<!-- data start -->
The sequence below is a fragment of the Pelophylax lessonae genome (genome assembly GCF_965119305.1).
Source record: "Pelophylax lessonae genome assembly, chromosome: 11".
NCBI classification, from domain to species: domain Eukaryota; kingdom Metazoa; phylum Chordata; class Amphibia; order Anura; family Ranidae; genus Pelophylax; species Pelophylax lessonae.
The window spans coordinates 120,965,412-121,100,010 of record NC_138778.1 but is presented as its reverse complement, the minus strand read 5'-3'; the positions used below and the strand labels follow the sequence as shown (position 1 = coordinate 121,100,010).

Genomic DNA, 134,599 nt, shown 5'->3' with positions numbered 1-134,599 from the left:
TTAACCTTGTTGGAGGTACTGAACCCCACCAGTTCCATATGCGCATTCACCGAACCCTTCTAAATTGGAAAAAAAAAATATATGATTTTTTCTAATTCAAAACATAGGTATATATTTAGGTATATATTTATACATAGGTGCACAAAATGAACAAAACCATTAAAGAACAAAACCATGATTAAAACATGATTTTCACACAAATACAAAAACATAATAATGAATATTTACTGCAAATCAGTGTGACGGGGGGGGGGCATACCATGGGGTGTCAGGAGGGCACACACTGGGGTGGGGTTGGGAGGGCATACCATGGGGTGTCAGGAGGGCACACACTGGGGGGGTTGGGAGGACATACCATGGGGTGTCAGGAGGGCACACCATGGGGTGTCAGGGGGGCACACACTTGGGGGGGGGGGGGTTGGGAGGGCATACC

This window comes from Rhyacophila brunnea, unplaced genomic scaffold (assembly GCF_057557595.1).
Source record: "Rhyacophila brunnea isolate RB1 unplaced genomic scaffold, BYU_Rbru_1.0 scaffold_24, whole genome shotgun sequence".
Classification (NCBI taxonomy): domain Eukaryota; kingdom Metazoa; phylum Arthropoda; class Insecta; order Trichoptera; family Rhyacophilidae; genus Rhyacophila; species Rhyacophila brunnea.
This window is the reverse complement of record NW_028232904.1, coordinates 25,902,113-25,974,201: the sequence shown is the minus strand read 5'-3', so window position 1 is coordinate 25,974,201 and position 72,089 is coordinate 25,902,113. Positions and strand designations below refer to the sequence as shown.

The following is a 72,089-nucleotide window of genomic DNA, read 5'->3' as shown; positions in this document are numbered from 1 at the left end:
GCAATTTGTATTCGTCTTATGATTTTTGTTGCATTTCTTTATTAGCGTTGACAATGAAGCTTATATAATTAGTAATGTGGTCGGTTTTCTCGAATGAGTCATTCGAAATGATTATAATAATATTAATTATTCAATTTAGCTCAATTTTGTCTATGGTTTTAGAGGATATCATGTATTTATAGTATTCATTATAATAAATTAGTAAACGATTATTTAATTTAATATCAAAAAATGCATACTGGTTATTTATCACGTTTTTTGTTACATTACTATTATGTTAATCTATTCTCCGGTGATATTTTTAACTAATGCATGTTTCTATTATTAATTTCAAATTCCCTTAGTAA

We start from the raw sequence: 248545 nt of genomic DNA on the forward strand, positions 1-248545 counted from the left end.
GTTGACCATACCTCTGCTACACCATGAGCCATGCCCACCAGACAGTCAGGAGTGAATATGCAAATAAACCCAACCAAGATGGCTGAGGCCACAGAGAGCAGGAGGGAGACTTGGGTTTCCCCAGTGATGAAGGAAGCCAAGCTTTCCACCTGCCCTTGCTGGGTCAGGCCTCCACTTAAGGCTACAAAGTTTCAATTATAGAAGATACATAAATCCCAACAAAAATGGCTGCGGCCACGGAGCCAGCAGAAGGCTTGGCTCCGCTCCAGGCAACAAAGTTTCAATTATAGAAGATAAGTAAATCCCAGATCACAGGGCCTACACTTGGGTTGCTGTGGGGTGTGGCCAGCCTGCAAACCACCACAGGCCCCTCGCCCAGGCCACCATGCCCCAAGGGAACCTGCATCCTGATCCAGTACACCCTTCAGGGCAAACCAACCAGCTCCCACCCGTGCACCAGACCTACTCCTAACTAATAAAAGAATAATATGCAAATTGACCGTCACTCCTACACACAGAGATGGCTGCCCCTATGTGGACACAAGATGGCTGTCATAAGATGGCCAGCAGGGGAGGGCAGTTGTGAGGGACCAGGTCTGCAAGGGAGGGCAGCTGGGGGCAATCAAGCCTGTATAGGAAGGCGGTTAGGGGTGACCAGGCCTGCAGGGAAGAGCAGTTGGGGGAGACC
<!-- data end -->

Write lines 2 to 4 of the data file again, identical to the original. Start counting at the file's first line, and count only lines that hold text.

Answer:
Source record: "Pelophylax lessonae genome assembly, chromosome: 11".
NCBI classification, from domain to species: domain Eukaryota; kingdom Metazoa; phylum Chordata; class Amphibia; order Anura; family Ranidae; genus Pelophylax; species Pelophylax lessonae.
The window spans coordinates 120,965,412-121,100,010 of record NC_138778.1 but is presented as its reverse complement, the minus strand read 5'-3'; the positions used below and the strand labels follow the sequence as shown (position 1 = coordinate 121,100,010).